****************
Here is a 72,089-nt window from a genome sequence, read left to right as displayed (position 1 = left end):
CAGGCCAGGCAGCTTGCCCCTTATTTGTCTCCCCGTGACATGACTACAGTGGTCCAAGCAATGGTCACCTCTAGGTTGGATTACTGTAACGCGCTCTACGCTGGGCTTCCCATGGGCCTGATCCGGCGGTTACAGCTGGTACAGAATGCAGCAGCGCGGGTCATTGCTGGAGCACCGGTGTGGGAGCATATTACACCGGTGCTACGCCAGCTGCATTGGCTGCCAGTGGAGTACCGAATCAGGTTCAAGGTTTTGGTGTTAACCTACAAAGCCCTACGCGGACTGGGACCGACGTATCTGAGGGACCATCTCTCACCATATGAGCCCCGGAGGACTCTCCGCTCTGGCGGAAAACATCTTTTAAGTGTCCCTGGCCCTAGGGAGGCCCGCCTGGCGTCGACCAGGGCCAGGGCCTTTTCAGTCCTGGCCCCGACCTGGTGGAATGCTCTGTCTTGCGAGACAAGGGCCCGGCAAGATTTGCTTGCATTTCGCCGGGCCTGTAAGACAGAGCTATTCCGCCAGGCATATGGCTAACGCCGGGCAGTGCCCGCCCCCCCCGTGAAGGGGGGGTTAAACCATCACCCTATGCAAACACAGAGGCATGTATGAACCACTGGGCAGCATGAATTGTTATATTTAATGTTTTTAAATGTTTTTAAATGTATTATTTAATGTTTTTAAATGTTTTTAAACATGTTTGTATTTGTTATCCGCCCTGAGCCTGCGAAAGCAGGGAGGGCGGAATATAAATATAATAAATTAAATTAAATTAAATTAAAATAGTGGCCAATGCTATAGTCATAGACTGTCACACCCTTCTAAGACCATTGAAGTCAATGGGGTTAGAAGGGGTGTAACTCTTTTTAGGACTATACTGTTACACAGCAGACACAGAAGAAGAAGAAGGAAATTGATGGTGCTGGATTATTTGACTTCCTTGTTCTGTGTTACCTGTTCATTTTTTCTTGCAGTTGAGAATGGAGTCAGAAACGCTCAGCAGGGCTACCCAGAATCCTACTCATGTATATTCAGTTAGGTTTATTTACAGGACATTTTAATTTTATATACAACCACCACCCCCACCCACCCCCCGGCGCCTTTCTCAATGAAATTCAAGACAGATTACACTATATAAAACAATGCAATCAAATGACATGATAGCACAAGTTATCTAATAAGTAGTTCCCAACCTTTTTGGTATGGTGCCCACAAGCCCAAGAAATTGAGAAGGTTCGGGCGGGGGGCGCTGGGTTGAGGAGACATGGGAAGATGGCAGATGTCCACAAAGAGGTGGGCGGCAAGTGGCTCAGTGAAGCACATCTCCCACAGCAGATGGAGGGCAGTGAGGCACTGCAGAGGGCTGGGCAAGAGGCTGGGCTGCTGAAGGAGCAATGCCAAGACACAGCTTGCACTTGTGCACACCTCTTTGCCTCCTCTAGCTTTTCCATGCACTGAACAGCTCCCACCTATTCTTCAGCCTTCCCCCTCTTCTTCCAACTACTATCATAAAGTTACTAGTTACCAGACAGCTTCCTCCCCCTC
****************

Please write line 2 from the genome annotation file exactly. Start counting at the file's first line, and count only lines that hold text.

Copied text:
CAGGCCAGGCAGCTTGCCCCTTATTTGTCTCCCCGTGACATGACTACAGTGGTCCAAGCAATGGTCACCTCTAGGTTGGATTACTGTAACGCGCTCTACGCTGGGCTTCCCATGGGCCTGATCCGGCGGTTACAGCTGGTACAGAATGCAGCAGCGCGGGTCATTGCTGGAGCACCGGTGTGGGAGCATATTACACCGGTGCTACGCCAGCTGCATTGGCTGCCAGTGGAGTACCGAATCAGGTTCAAGGTTTTGGTGTTAACCTACAAAGCCCTACGCGGACTGGGACCGACGTATCTGAGGGACCATCTCTCACCATATGAGCCCCGGAGGACTCTCCGCTCTGGCGGAAAACATCTTTTAAGTGTCCCTGGCCCTAGGGAGGCCCGCCTGGCGTCGACCAGGGCCAGGGCCTTTTCAGTCCTGGCCCCGACCTGGTGGAATGCTCTGTCTTGCGAGACAAGGGCCCGGCAAGATTTGCTTGCATTTCGCCGGGCCTGTAAGACAGAGCTATTCCGCCAGGCATATGGCTAACGCCGGGCAGTGCCCGCCCCCCCCGTGAAGGGGGGGTTAAACCATCACCCTATGCAAACACAGAGGCATGTATGAACCACTGGGCAGCATGAATTGTTATATTTAATGTTTTTAAATGTTTTTAAATGTATTATTTAATGTTTTTAAATGTTTTTAAACATGTTTGTATTTGTTATCCGCCCTGAGCCTGCGAAAGCAGGGAGGGCGGAATATAAATATAATAAATTAAATTAAATTAAATTAAAATAGTGGCCAATGCTATAGTCATAGACTGTCACACCCTTCTAAGACCATTGAAGTCAATGGGGTTAGAAGGGGTGTAACTCTTTTTAGGACTATACTGTTACACAGCAGACACAGAAGAAGAAGAAGGAAATTGATGGTGCTGGATTATTTGACTTCCTTGTTCTGTGTTACCTGTTCATTTTTTCTTGCAGTTGAGAATGGAGTCAGAAACGCTCAGCAGGGCTACCCAGAATCCTACTCATGTATATTCAGTTAGGTTTATTTACAGGACATTTTAATTTTATATACAACCACCACCCCCACCCACCCCCCGGCGCCTTTCTCAATGAAATTCAAGACAGATTACACTATATAAAACAATGCAATCAAATGACATGATAGCACAAGTTATCTAATAAGTAGTTCCCAACCTTTTTGGTATGGTGCCCACAAGCCCAAGAAATTGAGAAGGTTCGGGCGGGGGGCGCTGGGTTGAGGAGACATGGGAAGATGGCAGATGTCCACAAAGAGGTGGGCGGCAAGTGGCTCAGTGAAGCACATCTCCCACAGCAGATGGAGGGCAGTGAGGCACTGCAGAGGGCTGGGCAAGAGGCTGGGCTGCTGAAGGAGCAATGCCAAGACACAGCTTGCACTTGTGCACACCTCTTTGCCTCCTCTAGCTTTTCCATGCACTGAACAGCTCCCACCTATTCTTCAGCCTTCCCCCTCTTCTTCCAACTACTATCATAAAGTTACTAGTTACCAGACAGCTTCCTCCCCCTC